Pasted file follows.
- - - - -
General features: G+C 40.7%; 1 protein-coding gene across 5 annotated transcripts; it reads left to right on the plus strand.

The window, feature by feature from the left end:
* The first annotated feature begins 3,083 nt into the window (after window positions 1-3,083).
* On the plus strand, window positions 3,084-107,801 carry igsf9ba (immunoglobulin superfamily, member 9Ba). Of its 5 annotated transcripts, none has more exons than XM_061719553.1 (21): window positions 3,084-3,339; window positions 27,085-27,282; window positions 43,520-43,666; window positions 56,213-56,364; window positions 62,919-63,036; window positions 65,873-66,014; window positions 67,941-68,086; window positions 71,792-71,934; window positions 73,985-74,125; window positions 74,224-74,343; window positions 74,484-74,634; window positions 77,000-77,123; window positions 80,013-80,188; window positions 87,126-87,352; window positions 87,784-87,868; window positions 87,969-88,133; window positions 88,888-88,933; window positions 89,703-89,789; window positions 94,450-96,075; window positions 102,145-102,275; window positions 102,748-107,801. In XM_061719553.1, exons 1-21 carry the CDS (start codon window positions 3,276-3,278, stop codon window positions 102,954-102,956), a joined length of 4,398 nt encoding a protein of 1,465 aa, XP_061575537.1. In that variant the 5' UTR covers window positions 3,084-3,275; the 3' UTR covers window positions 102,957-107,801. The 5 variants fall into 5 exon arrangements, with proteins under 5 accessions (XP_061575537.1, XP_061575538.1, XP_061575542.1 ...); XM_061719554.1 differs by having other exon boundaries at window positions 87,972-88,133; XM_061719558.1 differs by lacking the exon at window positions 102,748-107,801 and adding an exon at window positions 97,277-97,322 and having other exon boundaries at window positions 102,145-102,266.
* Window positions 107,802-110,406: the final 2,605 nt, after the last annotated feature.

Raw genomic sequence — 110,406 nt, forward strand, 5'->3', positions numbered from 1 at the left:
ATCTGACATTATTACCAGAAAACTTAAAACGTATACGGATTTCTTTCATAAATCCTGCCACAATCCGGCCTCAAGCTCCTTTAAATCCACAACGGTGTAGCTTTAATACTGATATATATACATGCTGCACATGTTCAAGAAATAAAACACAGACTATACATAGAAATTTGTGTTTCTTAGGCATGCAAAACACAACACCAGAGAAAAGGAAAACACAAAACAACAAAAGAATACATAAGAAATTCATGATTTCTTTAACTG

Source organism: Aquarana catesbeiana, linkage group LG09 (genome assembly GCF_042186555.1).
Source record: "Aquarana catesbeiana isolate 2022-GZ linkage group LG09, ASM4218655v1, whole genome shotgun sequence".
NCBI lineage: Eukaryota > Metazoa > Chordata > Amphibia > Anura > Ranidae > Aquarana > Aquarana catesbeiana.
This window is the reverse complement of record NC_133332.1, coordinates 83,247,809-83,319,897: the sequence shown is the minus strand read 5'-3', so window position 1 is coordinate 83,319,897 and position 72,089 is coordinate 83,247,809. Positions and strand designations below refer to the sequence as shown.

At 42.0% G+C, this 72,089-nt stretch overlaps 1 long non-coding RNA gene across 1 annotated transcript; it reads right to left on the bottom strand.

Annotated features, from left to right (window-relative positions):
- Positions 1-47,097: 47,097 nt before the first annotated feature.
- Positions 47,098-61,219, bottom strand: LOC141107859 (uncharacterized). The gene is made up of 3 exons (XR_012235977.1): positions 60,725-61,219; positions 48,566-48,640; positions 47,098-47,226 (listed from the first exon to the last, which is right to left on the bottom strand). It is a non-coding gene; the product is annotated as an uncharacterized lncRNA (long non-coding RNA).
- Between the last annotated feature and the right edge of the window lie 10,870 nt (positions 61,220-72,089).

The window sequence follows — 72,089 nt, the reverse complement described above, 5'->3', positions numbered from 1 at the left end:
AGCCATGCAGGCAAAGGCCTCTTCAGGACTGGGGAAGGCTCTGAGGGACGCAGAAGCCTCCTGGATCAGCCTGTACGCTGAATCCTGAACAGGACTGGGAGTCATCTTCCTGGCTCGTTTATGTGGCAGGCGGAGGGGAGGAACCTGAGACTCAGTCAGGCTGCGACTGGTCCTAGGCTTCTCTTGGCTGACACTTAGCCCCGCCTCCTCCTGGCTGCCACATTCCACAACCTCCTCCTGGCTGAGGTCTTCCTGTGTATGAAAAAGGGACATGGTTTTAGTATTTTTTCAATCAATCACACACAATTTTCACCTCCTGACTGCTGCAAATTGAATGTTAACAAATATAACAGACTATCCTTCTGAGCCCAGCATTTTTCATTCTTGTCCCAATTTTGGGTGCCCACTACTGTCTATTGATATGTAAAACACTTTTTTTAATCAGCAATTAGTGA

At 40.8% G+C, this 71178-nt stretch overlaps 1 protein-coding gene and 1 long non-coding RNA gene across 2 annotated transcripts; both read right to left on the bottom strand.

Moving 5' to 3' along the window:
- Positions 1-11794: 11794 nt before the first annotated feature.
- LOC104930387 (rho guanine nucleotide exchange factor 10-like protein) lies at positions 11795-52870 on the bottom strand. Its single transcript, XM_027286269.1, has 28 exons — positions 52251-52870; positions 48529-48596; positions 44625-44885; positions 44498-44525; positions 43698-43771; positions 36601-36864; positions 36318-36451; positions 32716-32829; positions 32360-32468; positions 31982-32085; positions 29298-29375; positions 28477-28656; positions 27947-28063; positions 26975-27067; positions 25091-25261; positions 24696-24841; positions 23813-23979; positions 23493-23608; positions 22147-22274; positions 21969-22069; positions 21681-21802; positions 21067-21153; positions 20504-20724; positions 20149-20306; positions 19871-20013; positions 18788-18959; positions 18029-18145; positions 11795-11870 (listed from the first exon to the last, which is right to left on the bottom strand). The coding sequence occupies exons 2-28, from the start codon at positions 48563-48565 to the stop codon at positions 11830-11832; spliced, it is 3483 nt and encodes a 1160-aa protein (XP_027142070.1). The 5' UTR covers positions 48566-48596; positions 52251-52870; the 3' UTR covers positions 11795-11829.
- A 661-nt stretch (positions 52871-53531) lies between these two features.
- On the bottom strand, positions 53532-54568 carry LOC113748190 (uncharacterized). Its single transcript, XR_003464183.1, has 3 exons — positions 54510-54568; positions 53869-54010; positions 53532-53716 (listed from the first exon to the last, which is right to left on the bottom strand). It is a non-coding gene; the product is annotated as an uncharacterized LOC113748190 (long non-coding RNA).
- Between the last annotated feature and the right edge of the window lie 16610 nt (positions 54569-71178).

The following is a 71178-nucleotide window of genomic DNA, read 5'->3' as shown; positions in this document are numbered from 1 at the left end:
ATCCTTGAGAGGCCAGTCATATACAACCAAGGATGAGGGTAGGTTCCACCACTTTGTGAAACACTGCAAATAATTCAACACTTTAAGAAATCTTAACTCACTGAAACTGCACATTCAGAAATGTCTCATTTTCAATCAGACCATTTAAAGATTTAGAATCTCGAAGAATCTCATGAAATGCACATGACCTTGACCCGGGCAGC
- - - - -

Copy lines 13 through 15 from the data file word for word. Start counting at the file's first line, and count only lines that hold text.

Annotated features, from left to right (window-relative positions):
- Positions 1-47,097: 47,097 nt before the first annotated feature.
- Positions 47,098-61,219, bottom strand: LOC141107859 (uncharacterized). The gene is made up of 3 exons (XR_012235977.1): positions 60,725-61,219; positions 48,566-48,640; positions 47,098-47,226 (listed from the first exon to the last, which is right to left on the bottom strand). It is a non-coding gene; the product is annotated as an uncharacterized lncRNA (long non-coding RNA).